One of the most common reasons for procrastinating is fear of the direct outcome of taking action. As a home organizer in New York City, I have encountered procrastination that is fueled by fear of outcome in multiple different situations. Moving out of an apartment or selling a home may feel like leaving behind cherished memories. Therefore an individual in this situation may subconsciously dread packing for the move. Clearing out the home of a deceased parent is often very uncomfortable for the surviving children. In these cases, hiring a compassionate professional organizer to help sort through the household items and a packing company to help with packing and removal is highly advisable. In much simpler cases, some people are reluctant to get organized because they fear not being able to maintain their new organized space, no longer being able to find everything they need in their space, or they simply feel too embarrassed to show their clutter to another person. In these cases, I recommend the individual consider the numerous benefits of having a more organized home or office and carefully choose a compatible and understanding professional organizer with whom to work.

Do You Simply Need to “Grow Up?”

And now it’s time for the tough love section of the program. Sometimes we procrastinate because we do not establish mature boundaries for ourselves. In some cases you may need to tell yourself no. This often occurs when deciding to allocate time to completing an essential, yet unpleasant or mundane task. One of the best implications of adulthood is the notion that we can do what we want whenever we want once we are living under our own roof. However, with that living arrangement comes responsibility. No longer having a live-in authority figure to whom we must answer means it is up to us to establish healthy boundaries and to implement structure that will lead to balanced, productive, healthy living. Fortunately, we don’t have to do it alone. 

Bring In the Professionals

If you struggle with maintaining an organized space due to procrastination, a professional organizer can help. If your procrastination has led to a chronic issue with time management, a productivity coach can help. I happen to be both. For more information on how working with a professional can help you achieve the balanced, organized lifestyle you desire, check out related topics in our blog, or contact us to learn more about our services.

Reclaim Your Energy by Writing Things Down

pexels-photo-1061576You have enough to remember over the course of a day. Forgetting an important task can be the source of a great deal of stress. Not remembering to pay a bill on time can affect your financial profile. Forgetting to pick up your child from an after school activity can make the child feel anxious and cause you to feel guilty. Forgetting a friend or family member’s birthday can make you feel as if you have to overcompensate to make up for your actions. All these experiences can have quantifiable real world consequences. In addition to impacting your finances, relationships, and self-perception, these situations can be very taxing on your energy level and motivation. While many of us are in the habit of writing things down, most of us overlook the many ways writing can help us save our energy and contribute to our sense of peace of mind.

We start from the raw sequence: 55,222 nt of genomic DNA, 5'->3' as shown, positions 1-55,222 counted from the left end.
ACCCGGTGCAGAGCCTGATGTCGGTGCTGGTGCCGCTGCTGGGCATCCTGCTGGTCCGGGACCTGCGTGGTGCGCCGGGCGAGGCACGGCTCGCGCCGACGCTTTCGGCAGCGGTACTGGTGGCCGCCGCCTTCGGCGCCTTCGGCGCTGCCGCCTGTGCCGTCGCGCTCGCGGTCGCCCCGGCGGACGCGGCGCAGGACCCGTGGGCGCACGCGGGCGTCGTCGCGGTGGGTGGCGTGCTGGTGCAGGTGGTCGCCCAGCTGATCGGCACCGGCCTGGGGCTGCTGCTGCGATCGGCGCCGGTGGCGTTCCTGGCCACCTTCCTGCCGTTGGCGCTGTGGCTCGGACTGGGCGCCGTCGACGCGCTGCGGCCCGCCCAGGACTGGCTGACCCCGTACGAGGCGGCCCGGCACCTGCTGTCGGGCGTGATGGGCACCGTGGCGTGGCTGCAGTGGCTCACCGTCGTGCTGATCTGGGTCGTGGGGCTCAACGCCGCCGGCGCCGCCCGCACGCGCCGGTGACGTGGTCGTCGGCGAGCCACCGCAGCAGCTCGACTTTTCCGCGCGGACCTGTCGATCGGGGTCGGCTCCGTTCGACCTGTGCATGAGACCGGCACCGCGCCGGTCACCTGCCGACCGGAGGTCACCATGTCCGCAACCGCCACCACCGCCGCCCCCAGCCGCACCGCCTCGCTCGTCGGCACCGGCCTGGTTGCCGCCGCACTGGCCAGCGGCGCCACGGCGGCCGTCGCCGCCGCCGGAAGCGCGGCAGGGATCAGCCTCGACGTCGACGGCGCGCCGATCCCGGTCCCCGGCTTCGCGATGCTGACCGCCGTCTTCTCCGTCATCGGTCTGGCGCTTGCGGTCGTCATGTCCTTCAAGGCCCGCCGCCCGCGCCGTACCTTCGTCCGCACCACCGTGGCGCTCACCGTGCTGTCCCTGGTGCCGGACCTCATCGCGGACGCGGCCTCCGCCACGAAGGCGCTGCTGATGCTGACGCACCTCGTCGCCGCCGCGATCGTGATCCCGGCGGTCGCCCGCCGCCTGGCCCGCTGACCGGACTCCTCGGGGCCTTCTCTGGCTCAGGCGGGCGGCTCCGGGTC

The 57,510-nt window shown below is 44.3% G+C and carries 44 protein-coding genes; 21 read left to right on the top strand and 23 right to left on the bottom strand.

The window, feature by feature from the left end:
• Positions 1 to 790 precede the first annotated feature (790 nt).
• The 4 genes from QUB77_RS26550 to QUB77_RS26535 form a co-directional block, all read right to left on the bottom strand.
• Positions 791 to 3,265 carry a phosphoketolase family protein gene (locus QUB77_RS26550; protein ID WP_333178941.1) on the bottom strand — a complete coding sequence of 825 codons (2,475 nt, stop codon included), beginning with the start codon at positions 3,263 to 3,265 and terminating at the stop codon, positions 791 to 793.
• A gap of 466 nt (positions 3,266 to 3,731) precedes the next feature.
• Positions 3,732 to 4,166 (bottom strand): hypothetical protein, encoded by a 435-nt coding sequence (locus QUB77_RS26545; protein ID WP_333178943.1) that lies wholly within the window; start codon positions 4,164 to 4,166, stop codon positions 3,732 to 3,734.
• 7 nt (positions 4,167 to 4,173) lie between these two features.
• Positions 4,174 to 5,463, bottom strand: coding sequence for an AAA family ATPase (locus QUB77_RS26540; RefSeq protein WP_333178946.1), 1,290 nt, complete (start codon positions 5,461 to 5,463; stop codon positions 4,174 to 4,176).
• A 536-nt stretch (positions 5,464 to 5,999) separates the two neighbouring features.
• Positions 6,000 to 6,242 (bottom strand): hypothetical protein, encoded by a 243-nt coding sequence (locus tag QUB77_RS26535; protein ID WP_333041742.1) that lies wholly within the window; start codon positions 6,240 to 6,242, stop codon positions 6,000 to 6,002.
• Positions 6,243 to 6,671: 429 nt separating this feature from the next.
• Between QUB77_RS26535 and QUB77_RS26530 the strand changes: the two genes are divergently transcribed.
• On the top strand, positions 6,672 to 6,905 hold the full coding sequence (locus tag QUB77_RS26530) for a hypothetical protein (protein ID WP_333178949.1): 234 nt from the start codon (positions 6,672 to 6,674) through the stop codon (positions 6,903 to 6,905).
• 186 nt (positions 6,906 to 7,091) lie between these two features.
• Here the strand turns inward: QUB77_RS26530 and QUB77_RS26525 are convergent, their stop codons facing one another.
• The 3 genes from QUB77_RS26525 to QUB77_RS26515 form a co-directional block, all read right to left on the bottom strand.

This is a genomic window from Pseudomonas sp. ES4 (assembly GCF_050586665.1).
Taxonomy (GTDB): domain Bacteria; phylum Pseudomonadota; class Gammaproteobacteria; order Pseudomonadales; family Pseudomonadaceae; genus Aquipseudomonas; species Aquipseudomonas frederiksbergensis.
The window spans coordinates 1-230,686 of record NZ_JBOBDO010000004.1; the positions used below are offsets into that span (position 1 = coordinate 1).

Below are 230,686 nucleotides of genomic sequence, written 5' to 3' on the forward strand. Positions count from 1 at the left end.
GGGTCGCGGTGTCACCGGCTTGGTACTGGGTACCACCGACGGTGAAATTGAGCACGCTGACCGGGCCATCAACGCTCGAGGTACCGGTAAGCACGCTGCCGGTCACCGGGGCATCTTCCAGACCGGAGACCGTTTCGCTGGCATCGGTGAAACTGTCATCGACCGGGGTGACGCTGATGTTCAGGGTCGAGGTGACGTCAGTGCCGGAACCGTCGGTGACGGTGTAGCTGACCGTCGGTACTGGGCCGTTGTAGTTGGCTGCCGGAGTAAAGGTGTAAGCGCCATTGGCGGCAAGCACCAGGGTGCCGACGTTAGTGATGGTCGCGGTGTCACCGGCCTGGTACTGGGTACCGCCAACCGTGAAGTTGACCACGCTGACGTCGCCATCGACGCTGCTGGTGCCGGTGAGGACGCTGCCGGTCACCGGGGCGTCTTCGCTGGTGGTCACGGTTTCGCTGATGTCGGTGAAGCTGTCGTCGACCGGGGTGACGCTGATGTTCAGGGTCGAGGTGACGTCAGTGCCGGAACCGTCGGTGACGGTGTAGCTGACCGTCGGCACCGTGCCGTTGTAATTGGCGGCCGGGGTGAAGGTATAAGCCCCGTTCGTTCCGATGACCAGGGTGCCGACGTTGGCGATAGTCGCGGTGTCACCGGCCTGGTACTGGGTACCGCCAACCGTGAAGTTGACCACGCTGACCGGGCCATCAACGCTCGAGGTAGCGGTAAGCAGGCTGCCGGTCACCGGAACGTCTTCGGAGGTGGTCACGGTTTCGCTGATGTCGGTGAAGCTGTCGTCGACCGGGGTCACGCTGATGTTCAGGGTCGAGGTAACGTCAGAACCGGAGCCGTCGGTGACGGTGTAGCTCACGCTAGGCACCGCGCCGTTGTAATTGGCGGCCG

Writing for “Energy Conservation”

One of the most obvious ways writing can help you save your energy is by freeing up mental real estate you would otherwise allocate to actively trying to remember tasks and other important information. Sometimes, people who are not already in the habit of regularly writing down daily reminders may feel intimidated by the thought of organizing their thoughts and activities on paper. In reality, writing can take whatever form is most helpful to the individual. To-do lists, calendars, and notebooks are helpful starting points that can be customized to meet the individual’s needs.

Writing for Mental Clarity

Journaling is a very flexible, practical activity that can help us feel renewed when we may otherwise feel mentally drained. Using a journal should not be stressful. Therefore, format, regularity of writing sessions, and nature of content may vary widely depending on the writer. A journal is the perfect place for making “pros and cons” lists when making decisions, drawing brain maps when planning, freestyle writing, and simply making personal notes. The vicious cycle of replaying an incident in your mind or trying to think through a conflict can be mentally and emotionally draining. Physically writing these ideas down and working through them on paper can have the effect of freeing your mind and curbing the temptation to spend hours withdrawn and obsessing over recurring thoughts. The act of writing these thoughts down can create a sense of relief that is similar to the way you may feel after talking to a trustworthy friend.